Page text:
A COVID-19 mass vaccination site at the Neshaminy Mall in Bensalem Township is slated to open this week, according to Bucks County officials.
The vaccination clinic at the mall will set up shop in the former H&M store. It will be in addition to county-overseen clinics operated by AMI Expeditionary Healthcare under a $14 million contract funded by the federal government at the Bucks County Community College campuses in Bristol Township, Newtown Township, and outside of Perkasie.
County officials said the Neshaminy Mall site can administer up to 1,000 vaccinations per day once fully operational with enough vaccine supply.
Dr. David Damsker, the county health director, said in a statement that the four county sites could administer more than 10,000 first and second doses just this week.
As the number of COVID-19 vaccine supplies increase, Bucks County is able to administer more doses.
The county also has plans to open a fifth mass vaccination clinic at St. Luke’s University Health Network’s Quakertown Campus in the coming weeks.
The Bucks County Health Department has more than 258,600 people on their COVID-19 vaccine waiting list. Those who wish to register can do so at the county website.
Since the county began administering doses, about 19,500 shots were put in arms at the community college sites. Damsker estimated about 25,000 total vaccinations have been provided through the county at other sites, including the clinic for health care and emergency medical workers in Middletown Township.
Vaccinations have also been taking place at long-term care centers, hospitals, some medical offices, and pharmacies.
State data showed that 53,019 people in Bucks County have been fully vaccinated, while 48,815 have been partially vaccinated as of Monday.
The numbers are an under count because the state numbers do not include vaccinations through federal programs and the 4,700 Johnson & Johnson vaccine doses provided to school staff from across the county, officials said.
Bucks County is estimated to have about 120,000 people who qualify for Phase 1A under the state’s vaccination plan.
The county health department is processing scheduling for those in Phase 1A who pre-registered on or before January 20.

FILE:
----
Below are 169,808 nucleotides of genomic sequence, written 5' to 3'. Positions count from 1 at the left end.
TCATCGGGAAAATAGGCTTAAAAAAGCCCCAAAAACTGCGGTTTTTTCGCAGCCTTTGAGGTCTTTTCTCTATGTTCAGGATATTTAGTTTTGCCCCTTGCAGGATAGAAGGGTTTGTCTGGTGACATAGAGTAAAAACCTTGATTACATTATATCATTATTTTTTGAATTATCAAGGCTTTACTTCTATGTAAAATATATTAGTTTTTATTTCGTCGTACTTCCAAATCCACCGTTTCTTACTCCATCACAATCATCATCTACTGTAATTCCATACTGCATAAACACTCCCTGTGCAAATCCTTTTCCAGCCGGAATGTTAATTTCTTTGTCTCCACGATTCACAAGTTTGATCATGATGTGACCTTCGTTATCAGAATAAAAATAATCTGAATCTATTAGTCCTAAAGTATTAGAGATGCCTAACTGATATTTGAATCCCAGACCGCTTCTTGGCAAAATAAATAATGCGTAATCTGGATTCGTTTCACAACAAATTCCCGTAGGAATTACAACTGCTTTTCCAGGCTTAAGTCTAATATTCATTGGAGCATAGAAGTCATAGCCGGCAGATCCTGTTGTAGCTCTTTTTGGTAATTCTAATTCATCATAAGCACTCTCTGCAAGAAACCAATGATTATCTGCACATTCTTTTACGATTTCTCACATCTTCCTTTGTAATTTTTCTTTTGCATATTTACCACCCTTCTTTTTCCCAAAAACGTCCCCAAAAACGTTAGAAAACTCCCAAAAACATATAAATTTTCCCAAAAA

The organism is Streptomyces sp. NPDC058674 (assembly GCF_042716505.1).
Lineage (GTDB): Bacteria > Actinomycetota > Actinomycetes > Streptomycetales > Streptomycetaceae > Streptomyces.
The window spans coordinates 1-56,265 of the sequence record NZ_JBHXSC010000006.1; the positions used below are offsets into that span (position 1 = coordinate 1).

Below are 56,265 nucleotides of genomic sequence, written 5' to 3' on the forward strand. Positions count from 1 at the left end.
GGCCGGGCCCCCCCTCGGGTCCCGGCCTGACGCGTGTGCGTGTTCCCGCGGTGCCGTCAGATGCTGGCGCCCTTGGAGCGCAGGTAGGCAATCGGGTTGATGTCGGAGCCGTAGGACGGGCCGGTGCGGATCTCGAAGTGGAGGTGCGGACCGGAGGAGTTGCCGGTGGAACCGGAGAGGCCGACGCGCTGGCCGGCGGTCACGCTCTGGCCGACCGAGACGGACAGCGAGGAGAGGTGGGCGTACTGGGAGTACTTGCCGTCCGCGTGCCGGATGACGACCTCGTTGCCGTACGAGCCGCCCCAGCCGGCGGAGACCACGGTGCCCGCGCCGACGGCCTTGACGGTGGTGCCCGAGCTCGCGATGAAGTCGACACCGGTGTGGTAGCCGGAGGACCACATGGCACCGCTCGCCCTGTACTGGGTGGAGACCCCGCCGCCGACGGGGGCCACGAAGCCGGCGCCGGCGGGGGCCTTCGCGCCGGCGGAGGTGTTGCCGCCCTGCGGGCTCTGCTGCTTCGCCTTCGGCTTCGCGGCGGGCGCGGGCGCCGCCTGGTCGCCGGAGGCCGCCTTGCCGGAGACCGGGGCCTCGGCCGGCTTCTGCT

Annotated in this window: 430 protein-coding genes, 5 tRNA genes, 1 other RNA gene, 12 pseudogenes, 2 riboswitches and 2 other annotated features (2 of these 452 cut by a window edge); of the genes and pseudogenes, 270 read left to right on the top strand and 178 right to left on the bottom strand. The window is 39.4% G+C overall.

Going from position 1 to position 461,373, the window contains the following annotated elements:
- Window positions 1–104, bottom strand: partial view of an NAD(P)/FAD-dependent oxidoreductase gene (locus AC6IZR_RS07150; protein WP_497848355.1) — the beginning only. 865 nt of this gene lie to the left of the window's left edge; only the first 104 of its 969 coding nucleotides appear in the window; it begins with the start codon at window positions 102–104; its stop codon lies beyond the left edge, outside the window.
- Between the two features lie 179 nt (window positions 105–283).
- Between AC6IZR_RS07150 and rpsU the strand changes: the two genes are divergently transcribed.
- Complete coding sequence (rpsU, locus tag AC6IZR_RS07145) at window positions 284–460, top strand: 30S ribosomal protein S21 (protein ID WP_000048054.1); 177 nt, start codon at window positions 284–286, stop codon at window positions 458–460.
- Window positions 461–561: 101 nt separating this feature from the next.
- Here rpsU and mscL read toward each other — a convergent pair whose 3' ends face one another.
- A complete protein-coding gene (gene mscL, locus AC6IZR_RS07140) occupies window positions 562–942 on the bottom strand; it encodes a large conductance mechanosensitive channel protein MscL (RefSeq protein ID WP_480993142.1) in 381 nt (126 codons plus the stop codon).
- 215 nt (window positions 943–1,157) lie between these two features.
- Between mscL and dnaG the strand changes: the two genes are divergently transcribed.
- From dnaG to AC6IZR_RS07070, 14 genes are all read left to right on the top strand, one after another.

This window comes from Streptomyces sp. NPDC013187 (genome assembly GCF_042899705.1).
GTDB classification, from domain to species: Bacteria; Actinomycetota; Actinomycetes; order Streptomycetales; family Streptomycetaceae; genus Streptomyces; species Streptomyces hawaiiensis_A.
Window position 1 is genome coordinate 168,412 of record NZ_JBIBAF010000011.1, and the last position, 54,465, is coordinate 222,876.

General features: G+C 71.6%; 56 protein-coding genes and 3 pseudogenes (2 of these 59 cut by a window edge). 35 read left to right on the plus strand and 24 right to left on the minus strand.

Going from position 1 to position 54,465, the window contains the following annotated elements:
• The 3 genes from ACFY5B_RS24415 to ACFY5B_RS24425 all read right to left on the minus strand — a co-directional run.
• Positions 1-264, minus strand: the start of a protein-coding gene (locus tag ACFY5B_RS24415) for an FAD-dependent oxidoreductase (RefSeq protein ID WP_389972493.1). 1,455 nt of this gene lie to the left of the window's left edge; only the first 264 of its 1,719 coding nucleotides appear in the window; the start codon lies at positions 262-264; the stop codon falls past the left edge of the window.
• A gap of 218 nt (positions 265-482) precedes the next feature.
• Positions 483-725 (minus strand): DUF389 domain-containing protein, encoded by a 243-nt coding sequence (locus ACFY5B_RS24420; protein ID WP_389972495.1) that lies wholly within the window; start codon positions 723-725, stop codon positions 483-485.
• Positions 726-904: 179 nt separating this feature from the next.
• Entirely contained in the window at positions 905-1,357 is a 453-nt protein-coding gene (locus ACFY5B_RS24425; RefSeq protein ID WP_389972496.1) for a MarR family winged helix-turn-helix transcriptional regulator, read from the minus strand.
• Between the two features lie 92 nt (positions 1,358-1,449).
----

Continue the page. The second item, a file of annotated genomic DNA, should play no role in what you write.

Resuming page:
Gov. Tom Wolf said last Friday that all Pennsylvanians eligible for 1A status will be able to schedule an appointment for vaccination by the end of the month.
President Joe Biden said last week that the U.S. will have enough COVID-19 vaccine doses for every adult in the country by the end of May, according to the BBC.
While the governor and president seem optimistic, elected officials from the county and state level in the counties surrounding Philadelphia have been upset by a Philadelphia Inquirer analysis that found there were less doses of vaccine per capita being delivered than many smaller and more rural counties. Some who received the first dose of the Moderna vaccine had their second dose delayed due to limited supply.
Last week, according to county officials, Bucks County received 20,660 doses of vaccine from the Pennsylvania Department of Health, an increase of 50 percent over the previous week. The county health department received 9,080 of those doses of the vaccine.
Local state representatives Frank Farry, a Republican from Langhorne Borough, and Tina Davis, a Democrat from Bristol Township, have expressed disappointment at the rollout from the state.
A state health department call with local officials raised questions from officials about transparency early last week.
The Southeast Pennsylvania Republican House and Senate delegation has announced efforts by the state health officials to send more vaccine doses to the region.
“We are pleased the state health department listened to our concerns and acted to create new vaccine sites run through our counties and local health departments and to get the single-shot Johnson & Johnson vaccine into the arms of our residents,” the Southeast House and Senate Republicans said in a statement. “But we remain committed to making sure the state follows through and the Southeast gets its fair share of the vaccines.”
The county commissioners said they share “frustrations” with residents waiting to get vaccinated.
Ways residents can help reduce the spread of COVID-19:
- Wash your hands with soap and water for at least 20 seconds or use hand sanitizer if soap and water are not available.
- Wear a mask properly when in a business or where it is difficult to maintain proper social distancing.
- Cover any coughs or sneezes with your elbow, not your hands.
- Clean surfaces frequently.
- Stay home to avoid spreading COVID-19, especially if you are unwell.
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